Day 3 we decided to check out the Montreal shopping experience and headed to St Catherine’s street. From St Catherine’s Street level, it is just a bunch of the usual stores, quite a few in mall’s, some standalone. We needed to check out the mall a little more, but first, we were headed to “The Bay”. Thirty plus years ago, as we drove through Canada on our move to California, Pat discovered that she like "The Bay" (short for The Hudson Bay Company), a Macy’s like store but still not owned by Federated. It is now basically a Macy’s by another name. Disappointing. Nothing against Macy’s, but variety is the spice of life.
We next aimed for the Archeology and History Museum and along the way discovered that the street side malls on St Catherine Street, and others like them, tend to have lower levels that connect to the metro and to other like malls. This is what is known as “The Underground City” that enables locals to shop mid-winter (or anytime) without going outside. Instead of a photo, just imagine any shopping center anywhere.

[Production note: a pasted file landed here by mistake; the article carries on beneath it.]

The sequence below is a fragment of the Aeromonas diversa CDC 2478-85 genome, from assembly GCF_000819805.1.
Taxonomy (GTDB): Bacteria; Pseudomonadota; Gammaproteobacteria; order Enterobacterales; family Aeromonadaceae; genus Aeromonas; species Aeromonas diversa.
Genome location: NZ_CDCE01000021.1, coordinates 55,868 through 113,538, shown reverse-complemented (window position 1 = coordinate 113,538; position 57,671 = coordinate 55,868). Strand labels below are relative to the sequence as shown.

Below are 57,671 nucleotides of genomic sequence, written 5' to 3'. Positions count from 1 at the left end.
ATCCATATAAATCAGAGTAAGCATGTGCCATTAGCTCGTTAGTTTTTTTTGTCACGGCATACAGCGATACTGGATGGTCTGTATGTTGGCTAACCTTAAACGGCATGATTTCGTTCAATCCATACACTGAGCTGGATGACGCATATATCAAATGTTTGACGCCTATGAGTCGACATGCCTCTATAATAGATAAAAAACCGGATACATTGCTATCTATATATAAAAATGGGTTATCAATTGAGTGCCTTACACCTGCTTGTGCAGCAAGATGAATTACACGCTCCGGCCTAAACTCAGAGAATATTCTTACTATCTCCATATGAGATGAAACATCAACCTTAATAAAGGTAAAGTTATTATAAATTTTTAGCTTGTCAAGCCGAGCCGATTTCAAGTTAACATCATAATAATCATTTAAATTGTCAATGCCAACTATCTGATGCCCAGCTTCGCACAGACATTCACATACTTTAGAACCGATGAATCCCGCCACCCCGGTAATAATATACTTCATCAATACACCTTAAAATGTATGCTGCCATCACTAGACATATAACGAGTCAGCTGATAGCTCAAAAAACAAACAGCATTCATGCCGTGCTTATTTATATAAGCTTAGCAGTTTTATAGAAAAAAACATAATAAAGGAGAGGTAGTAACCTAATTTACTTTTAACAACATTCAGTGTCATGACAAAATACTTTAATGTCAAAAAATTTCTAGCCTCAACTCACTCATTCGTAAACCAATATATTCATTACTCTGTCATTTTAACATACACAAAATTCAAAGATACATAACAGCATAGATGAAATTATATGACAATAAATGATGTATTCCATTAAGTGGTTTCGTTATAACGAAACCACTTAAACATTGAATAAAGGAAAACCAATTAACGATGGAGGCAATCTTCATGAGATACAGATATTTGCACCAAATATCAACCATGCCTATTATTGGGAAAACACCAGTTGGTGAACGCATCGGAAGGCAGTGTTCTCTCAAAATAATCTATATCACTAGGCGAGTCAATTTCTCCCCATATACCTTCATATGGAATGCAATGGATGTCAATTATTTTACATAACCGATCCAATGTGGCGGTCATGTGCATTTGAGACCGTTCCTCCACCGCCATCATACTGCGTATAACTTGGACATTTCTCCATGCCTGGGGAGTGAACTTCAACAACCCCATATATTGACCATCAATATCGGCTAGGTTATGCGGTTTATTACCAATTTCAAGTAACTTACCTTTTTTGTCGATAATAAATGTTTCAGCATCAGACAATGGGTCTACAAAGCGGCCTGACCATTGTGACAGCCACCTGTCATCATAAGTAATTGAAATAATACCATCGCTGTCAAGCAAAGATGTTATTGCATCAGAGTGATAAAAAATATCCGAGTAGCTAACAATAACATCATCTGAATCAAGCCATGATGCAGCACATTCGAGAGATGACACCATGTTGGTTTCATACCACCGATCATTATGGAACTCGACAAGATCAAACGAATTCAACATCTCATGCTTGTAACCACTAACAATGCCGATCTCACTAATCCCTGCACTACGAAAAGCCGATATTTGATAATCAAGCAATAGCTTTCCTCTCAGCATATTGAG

Pointe-à-Callière Museum of Archaeology and History occupies the actual spot where Iroquois people once had an encampment and later European adventurers traded furs. The visit starts with a narrated film projected on to a 270-degree "screen" around the excavations of the 17th-century Catholic cemetery. Not only does the screen surround you horizontally, but it is also below you with the film projected down on the excavations. Interesting story.
The museum features the history of Montreal (from geological formation, through the various immigrations to today). It was quite interesting. It also had a special exhibit - "The Aztecs", also quite well done although we’d seen most of the pieces at Templo Mayor (the Aztec Temple) in Mexico City. In fact, while we were not allowed to take photos, we have photos of all the key pieces (taken in Mexico...see below).
Having missed out on the Perogies for lunch with Michael & Carol, we headed the nearby Stash’s Cafe for a Polish lunch ...Perogies and Kielbasa with sauerkraut and potato salad with a nice French Red wineChateau de Gourgezaud minervois. We are not sure if it is authentically Polish but we followed this with coffee and apple crisp.
|Apple Crisp. One of Pat's favorites.|
|In the Tropical Rainforest Exhibit...cute bird|
|Fairy Penguin in the Sub-Antartic Exhibit|
|Pat hiding behind a waterfall|
Next up: Maine